Democracy in Action
As students filed into the dining hall at St. John’s College in Annapolis, more than a dozen Johnnies grabbed their lunches and headed to a back room.
Over the next hour, the group in the private dining room discussed club activities, finances and charters. They listened to presentations from fellow Johnnies, heard committee reports and voted on agenda items.
This was democracy in action, and it came in the form of the St. John’s Delegate Council, the main student government body for the Annapolis campus.
Student government plays a prominent role in campus life in Annapolis and Santa Fe, from representing student interests to the faculty and administration to allocating funds to dozens of clubs to approving those clubs’ charters.
“(Student government) is a good way to enable people to do what they want to do,” says Santa Fe senior Richie Berry. “Anyone who wants to do any extracurricular thing, which is something that makes the community a lot richer … we can sort of enable that in a democratic way.”
Several involved in student government in Annapolis and Santa Fe say they were drawn to leadership positions by a desire to make the St. John’s experience as fulfilling as possible for fellow Johnnies. The Annapolis campus, for example, has more than 50 active clubs. Making sure those clubs receive funding is important, says junior Katelin Safford, who serves as polity herald and keeps the student body updated on the work of the Council.
“Clubs are so important on this campus,” Safford says. “They add so much texture to life here. It’s really important to have that texture because the work we do is hard. It’s important to have that outlet.”
While the Annapolis campus has the Delegate Council, the main student government body in Santa Fe is called “Polity”—a term used in Annapolis to describe the St. John’s community as a whole. Regardless of what they’re called, the student governments do many of the same things.
On this particular day, the Delegate Council discussed its budget, money that would be allotted to campus clubs and an upcoming trip for two members to the college’s Board of Visitors and Governors meeting later this month in Santa Fe. They also heard from students looking to start two additional clubs on campus: one for students who want to volunteer at a local animal shelter, another for students who want to take part in endurance sports, specifically the triathlon.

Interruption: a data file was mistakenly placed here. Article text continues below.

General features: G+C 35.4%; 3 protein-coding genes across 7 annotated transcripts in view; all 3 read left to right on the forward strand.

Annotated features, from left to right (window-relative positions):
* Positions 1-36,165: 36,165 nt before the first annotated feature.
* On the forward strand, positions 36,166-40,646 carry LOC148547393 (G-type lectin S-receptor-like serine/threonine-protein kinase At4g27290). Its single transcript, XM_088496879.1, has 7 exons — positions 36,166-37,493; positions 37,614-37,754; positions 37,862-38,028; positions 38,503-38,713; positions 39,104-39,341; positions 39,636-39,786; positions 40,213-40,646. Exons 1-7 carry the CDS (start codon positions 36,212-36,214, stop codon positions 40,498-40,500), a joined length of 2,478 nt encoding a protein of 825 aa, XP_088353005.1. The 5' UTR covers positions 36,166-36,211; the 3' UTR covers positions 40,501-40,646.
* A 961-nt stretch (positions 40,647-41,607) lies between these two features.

Like any government body, the Delegate Council questioned the students on things like potential costs, membership and logistics. Ultimately the Council approved the funding for the Santa Fe trip and the charters for the two clubs.
“It can be difficult sometimes because we’re just this group of people sitting in a room, and we’re actually in charge of delegating a lot of funds and making a lot of people’s years—determining the success of certain interests they have or how much they can delve into things outside of school,” says Delegate Council Secretary Anne Brong. “It can be very difficult to try to distribute funds fairly, but it’s also necessary.”
Each campus also has a Student Committee on Instruction, which organize extra seminars and discuss what students read with the faculty.
Santa Fe SCI Chairman Cole Rehbein and Vice Chairman Abdullah Mirza are working to get the committee up and running after a few years of dormancy. Rehbein hopes to go into a career in law or politics, so the experience in student government will help him, he says. But he and Mirza also want to make students’ voices heard when it comes to issues with the college program.
“The Student Committee on Instruction looks forward to opening the lines of communication with the faculty,” Rehbein says. “We want to be able to present to them what the student body thinks in an organized way.”
Among other student government groups at St. John’s, the Santa Fe campus has the Johnnie Community Board, which organizes discussions about social life and issues on campus, along with broader social issues. The Annapolis campus, meanwhile, is working to re-establish the Committee on Student Life, which will have a similar goal.
“The role of student government is expanding,” says Annapolis Council Treasurer Ivan Syritsyn, “and it needs future growth and support.”
Sawyer Neale, the Delegate Council chairman in Annapolis, has been interested in politics since 2008, when he was “drawn in” by the campaign of former President Barack Obama. He has since worked with local political organizations and campaigns, and was a delegate for Sen. Bernie Sanders during his presidential run in 2016.
Neale’s interest in politics has kept him active at St. John’s, where he has been active in student government since he was a freshman.
“(Student government) is an opportunity to do some good,” he says.